Dispute Settlement

ICSID Convention and New York Convention

Thailand is a signatory to the New York Convention, and enacted its own rules on conciliation and arbitration in the Arbitration Act of 2002. Thailand signed the Convention on the Settlement of Investment Disputes (ICSID) in 1985, but has not yet ratified the Convention.

Investor-State Dispute Settlement

There have been several notable cases of investor-state disputes in recent years. In 2003, the Civil Court of Thailand upheld a 6.2 billion baht (USD $190.4 million) international arbitration award against the Expressway and Rapid Transit Authority of Thailand (ETA, a Thai government agency), in favor of Bangkok Expressway, PLC (a Thai-foreign joint venture company). In 2009, Walter Bau AG (a foreign contractor) was awarded approximately 30 million Euros in an international arbitration case regarding construction of the Don Muang tollway. Subsequently, the Thai Cabinet issued a resolution prohibiting the inclusion of arbitration in public-private contracts without prior approval by the Cabinet. Since then, the Cabinet has granted approval in several cases for an arbitration clause to be included in contracts. Local law firms allege that Thai courts have refused, in some instances, to enforce international arbitration awards based on interpretations which are not in keeping with international norms.

International Commercial Arbitration and Foreign Courts

Thailand’s national Arbitration Act of 2002, which was modeled in part after the United Nations Commission on International Trade Law (UNCITRAL) Model law, governs domestic and international arbitration proceedings and states that “in cases where an arbitral award was made in a foreign country, the award shall be enforced by the competent court only if it is subject to an international convention, treaty, or agreement to which Thailand is a party.” The Thai Arbitration Institute of the Alternative Dispute Resolution Office, Office of the Judiciary, and the Office of the Arbitration Tribunal of the Board of Trade of Thailand provide arbitration services to proceedings held within Thailand. In addition, the semi-public Thailand Arbitration Center offers mediation and arbitration for civil and commercial disputes. There are only very limited circumstances under which a court can set aside an arbitration award. Thailand does not have a BIT or a Free Trade Agreement (FTA) with the United States.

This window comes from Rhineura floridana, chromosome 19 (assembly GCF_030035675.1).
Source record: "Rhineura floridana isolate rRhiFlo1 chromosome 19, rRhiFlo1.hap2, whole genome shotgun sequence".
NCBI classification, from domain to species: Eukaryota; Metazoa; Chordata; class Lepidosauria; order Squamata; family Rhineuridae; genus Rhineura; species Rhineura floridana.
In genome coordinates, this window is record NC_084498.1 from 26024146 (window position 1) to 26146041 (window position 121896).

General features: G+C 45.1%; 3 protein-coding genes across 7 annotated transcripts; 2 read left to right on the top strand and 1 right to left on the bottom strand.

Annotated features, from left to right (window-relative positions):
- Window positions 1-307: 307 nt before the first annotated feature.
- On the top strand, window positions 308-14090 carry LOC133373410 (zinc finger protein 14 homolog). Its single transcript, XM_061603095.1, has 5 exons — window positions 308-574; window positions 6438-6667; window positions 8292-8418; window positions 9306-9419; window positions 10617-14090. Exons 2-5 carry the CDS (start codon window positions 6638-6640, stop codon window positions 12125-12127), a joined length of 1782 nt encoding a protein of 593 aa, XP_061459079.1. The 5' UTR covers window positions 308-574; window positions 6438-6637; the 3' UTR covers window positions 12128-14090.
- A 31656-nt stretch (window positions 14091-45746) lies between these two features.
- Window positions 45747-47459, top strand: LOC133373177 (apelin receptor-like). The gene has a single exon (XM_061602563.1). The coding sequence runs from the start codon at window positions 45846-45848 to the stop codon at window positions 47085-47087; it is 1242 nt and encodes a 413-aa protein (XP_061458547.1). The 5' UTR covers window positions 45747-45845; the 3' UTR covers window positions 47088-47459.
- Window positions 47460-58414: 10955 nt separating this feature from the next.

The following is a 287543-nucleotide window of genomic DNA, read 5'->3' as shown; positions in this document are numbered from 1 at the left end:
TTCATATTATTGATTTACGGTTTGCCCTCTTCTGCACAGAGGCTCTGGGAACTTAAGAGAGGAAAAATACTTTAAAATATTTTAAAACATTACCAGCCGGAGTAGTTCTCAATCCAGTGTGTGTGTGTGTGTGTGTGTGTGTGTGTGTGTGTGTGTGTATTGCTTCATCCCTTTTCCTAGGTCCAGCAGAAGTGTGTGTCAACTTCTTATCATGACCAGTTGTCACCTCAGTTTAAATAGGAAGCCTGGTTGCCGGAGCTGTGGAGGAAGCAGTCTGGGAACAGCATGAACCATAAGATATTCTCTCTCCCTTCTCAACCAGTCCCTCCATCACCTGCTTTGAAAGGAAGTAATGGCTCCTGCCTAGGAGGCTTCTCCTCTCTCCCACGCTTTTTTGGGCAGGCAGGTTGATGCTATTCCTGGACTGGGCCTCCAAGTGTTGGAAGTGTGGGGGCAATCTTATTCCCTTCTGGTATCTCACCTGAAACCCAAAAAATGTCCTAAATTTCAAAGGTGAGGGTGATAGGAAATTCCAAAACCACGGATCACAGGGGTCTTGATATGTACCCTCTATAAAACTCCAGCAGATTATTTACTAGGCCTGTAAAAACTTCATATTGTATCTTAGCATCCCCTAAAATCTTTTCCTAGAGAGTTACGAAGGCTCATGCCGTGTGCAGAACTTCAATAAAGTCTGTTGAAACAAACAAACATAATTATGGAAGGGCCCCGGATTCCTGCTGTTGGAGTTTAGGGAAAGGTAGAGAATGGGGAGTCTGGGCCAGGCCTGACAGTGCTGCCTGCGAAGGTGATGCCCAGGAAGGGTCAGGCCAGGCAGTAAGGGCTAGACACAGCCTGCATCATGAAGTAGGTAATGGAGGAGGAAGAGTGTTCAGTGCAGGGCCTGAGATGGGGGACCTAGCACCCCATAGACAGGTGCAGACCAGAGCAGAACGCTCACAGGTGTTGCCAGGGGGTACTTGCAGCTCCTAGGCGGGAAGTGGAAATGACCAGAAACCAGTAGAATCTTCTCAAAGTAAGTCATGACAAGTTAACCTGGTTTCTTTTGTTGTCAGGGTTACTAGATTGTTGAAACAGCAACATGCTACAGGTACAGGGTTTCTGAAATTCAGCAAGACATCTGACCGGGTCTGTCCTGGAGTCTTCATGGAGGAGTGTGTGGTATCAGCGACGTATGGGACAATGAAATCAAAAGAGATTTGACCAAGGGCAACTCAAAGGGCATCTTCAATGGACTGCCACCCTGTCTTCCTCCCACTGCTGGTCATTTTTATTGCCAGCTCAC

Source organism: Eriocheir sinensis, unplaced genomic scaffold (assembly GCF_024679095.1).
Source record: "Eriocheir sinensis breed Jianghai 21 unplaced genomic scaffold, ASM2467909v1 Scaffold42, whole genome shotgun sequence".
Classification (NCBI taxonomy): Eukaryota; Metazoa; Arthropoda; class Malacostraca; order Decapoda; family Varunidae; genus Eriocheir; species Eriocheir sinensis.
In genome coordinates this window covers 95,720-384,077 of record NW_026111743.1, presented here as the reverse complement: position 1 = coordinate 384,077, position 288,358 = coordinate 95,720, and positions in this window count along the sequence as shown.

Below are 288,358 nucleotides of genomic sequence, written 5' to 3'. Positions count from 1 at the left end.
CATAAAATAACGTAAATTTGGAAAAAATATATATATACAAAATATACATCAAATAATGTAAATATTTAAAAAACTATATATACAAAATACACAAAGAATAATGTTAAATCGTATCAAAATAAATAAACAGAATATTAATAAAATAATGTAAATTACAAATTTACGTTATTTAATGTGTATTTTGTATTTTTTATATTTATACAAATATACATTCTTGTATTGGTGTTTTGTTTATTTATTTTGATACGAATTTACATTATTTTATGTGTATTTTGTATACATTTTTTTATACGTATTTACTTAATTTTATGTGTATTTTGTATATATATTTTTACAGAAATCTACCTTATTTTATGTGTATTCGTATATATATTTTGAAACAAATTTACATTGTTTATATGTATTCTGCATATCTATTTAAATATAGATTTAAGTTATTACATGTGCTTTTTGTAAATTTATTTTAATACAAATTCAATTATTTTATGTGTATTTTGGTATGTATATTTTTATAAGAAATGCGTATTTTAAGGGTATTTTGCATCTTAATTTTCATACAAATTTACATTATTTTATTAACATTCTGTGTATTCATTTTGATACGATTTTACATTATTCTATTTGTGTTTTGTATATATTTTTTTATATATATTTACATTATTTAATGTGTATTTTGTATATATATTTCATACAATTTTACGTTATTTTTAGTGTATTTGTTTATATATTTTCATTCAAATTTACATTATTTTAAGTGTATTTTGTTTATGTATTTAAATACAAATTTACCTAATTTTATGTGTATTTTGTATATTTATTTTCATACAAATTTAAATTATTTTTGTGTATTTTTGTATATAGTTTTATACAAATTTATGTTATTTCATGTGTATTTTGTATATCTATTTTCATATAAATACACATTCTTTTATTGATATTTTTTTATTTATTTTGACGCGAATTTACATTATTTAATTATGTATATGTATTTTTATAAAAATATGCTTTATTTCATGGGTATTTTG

Bankruptcy Regulations

Thailand’s bankruptcy law allows for corporate restructuring similar to U.S. Chapter 11, and does not criminalize bankruptcy. While bankruptcy is under consideration, creditors can request the following ex parte applications from the court: an examination by the receiver of all assets of the debtor and/or that the debtor attend questioning on the existence of assets; a requirement that the debtor provide satisfactory security to the court; and immediate seizure of the debtor’s assets and/or evidence in order to prevent the loss of destruction of such items. The World Bank’s 2016 Ease of Doing Business report ranks Thailand 23 of 190 countries globally for the ease of resolving insolvency, with the process taking approximately 1.5 years.

The law stipulates that all applications for repayment must be made within one month after the Court publishes the appointment of an official receiver. If a creditor eligible for repayment does not apply within this period, he forfeits his right to receive payment or the Court may cancel the order to reorganize the business. Receivers may only claim repayment on debts that occurred before the Court issued the reorganization order, regardless of whether the debt has matured or is conditional. For debts incurred between the time of the Court issued reorganization order and appointment of a receiver, creditors do not need to apply for repayment, but must officially ask the receiver in writing for the claim prior to the meeting to discuss the plan. As for the actual repayment of debts, the receiver may authorize payments. However, only debts that have not been opposed by the official receiver, the other creditors, or the debtor may be repaid. If any person opposes a filing, the receiver shall investigate the matter and approve, partially approve, or dismiss the application. Any objections to the orders issued by the receiver may be filed with the Court within 14 days after learning of the issued order.